Currently, national guidelines to prevent group B Strep infections in newborn babies recommend a ‘risk factor’ approach. The risk factors use to determine which women to offer antibiotics in labour include group B Strep being detected during the current pregnancy, Mum having previously had a baby with GBS infection and Mum having a high temperature during labour.
The risk factor strategy was introduced in the UK in 2003 but it has not reduced the rate of early-onset GBS infections in babies, which has risen. Up to 40% of babies who do become affected are born to mothers without any of the risk factors that should prompt the offer of antibiotics in labour, apart from the mother unknowingly carrying GBS.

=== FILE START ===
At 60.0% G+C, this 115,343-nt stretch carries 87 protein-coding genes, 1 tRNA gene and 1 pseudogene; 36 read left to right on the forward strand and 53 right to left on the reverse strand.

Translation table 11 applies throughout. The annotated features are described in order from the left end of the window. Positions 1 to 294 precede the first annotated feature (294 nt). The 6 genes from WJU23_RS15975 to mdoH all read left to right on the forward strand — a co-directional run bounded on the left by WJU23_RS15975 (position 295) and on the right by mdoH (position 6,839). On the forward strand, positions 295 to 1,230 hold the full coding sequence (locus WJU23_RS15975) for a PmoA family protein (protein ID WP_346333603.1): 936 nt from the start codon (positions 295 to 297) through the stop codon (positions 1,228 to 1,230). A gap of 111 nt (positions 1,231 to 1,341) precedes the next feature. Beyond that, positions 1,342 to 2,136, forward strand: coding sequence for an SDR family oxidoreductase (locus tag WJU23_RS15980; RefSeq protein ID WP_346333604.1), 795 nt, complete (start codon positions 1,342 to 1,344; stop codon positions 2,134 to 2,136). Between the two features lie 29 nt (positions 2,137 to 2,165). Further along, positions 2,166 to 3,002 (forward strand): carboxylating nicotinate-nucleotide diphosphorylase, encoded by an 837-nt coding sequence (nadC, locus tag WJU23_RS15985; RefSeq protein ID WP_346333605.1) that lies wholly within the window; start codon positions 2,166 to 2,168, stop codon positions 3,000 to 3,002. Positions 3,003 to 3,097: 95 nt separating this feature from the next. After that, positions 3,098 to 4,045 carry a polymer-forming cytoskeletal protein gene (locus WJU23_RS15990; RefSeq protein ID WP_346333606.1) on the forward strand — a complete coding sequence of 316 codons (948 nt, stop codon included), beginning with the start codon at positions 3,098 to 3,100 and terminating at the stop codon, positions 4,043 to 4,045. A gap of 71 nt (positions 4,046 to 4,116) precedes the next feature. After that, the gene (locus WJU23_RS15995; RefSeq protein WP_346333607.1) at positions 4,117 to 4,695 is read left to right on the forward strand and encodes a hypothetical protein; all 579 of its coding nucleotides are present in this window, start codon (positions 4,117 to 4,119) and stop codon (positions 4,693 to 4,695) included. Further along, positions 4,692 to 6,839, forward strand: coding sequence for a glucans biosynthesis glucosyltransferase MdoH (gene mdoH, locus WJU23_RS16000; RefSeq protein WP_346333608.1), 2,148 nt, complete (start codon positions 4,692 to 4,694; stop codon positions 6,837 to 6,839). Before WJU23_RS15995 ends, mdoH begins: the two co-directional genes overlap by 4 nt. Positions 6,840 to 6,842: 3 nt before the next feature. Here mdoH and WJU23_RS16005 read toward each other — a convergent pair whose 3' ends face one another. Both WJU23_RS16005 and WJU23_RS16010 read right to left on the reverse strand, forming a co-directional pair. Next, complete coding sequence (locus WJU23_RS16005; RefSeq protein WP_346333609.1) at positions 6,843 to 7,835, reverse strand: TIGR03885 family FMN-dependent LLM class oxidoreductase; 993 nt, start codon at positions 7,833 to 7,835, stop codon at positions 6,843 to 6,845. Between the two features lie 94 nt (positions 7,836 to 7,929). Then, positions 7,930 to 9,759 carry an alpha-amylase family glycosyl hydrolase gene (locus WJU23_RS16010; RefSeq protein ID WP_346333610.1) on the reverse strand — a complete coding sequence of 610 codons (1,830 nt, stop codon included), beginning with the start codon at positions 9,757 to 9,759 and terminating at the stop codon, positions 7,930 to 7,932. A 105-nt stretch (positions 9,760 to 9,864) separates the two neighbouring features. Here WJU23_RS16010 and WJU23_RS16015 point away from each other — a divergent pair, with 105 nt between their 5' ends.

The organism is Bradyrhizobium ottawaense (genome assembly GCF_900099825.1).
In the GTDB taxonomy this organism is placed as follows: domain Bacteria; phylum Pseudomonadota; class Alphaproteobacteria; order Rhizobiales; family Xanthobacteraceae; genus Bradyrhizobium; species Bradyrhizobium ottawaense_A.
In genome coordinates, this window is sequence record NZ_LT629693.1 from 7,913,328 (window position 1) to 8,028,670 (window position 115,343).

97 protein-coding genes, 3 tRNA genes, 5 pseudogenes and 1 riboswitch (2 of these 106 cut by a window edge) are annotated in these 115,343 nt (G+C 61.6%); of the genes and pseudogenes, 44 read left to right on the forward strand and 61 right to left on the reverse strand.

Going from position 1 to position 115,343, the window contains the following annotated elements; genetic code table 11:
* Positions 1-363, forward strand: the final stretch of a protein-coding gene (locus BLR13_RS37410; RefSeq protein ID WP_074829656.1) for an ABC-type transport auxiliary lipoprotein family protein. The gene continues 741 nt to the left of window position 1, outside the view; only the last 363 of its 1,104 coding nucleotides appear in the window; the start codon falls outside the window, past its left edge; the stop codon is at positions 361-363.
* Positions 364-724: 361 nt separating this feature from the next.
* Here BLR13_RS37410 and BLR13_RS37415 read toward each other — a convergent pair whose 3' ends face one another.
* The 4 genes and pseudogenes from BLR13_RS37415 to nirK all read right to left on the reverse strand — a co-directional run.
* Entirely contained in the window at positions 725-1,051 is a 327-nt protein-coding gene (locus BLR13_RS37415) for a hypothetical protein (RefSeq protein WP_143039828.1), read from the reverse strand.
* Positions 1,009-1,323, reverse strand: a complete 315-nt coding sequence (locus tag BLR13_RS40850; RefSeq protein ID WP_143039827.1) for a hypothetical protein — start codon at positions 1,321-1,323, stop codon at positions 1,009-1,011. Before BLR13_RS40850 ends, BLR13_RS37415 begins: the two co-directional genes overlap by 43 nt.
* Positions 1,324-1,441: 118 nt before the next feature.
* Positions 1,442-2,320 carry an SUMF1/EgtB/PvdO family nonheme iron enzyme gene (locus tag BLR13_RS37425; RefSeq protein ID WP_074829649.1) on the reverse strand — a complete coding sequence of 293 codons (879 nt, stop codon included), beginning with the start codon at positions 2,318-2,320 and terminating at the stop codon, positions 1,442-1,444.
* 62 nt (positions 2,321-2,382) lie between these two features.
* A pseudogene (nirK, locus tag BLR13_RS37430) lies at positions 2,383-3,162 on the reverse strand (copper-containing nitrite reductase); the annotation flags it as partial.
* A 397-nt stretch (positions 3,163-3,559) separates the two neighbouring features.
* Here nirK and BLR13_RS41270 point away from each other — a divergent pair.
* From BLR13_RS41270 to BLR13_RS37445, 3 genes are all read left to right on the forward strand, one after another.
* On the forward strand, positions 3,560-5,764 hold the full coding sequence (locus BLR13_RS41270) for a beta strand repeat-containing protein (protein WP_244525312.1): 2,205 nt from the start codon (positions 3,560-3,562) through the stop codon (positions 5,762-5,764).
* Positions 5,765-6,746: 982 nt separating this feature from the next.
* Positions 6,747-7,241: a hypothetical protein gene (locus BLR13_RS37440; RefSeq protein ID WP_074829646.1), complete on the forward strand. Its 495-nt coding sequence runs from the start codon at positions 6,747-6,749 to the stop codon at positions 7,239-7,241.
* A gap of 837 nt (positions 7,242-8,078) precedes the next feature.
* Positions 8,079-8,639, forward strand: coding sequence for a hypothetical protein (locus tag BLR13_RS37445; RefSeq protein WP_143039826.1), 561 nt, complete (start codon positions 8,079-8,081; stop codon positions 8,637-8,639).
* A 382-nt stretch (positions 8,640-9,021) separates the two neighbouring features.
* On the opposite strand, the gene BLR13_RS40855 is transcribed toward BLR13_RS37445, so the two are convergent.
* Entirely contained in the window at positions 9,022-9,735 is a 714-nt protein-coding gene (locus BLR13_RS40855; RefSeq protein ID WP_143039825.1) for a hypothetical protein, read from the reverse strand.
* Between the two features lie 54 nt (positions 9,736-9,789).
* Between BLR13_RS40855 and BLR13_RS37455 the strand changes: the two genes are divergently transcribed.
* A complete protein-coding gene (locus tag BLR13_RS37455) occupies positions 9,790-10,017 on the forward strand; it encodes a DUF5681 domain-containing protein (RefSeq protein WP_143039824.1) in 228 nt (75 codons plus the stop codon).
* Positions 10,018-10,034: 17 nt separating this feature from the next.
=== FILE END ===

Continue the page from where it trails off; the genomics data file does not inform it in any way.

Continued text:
Testing is the only way to identify whether you are carrying GBS. When GBS is detected during pregnancy, steps can be taken to minimise the risk of the newborn baby developing GBS infection. Routine screening of all pregnant women for GBS is not recommended by the UK National Screening Committee nor the Royal College of Obstetricians & Gynaecologists, and the ECM (enriched culture medium) test described by Public Health England in their B58 is not usually available within the NHS.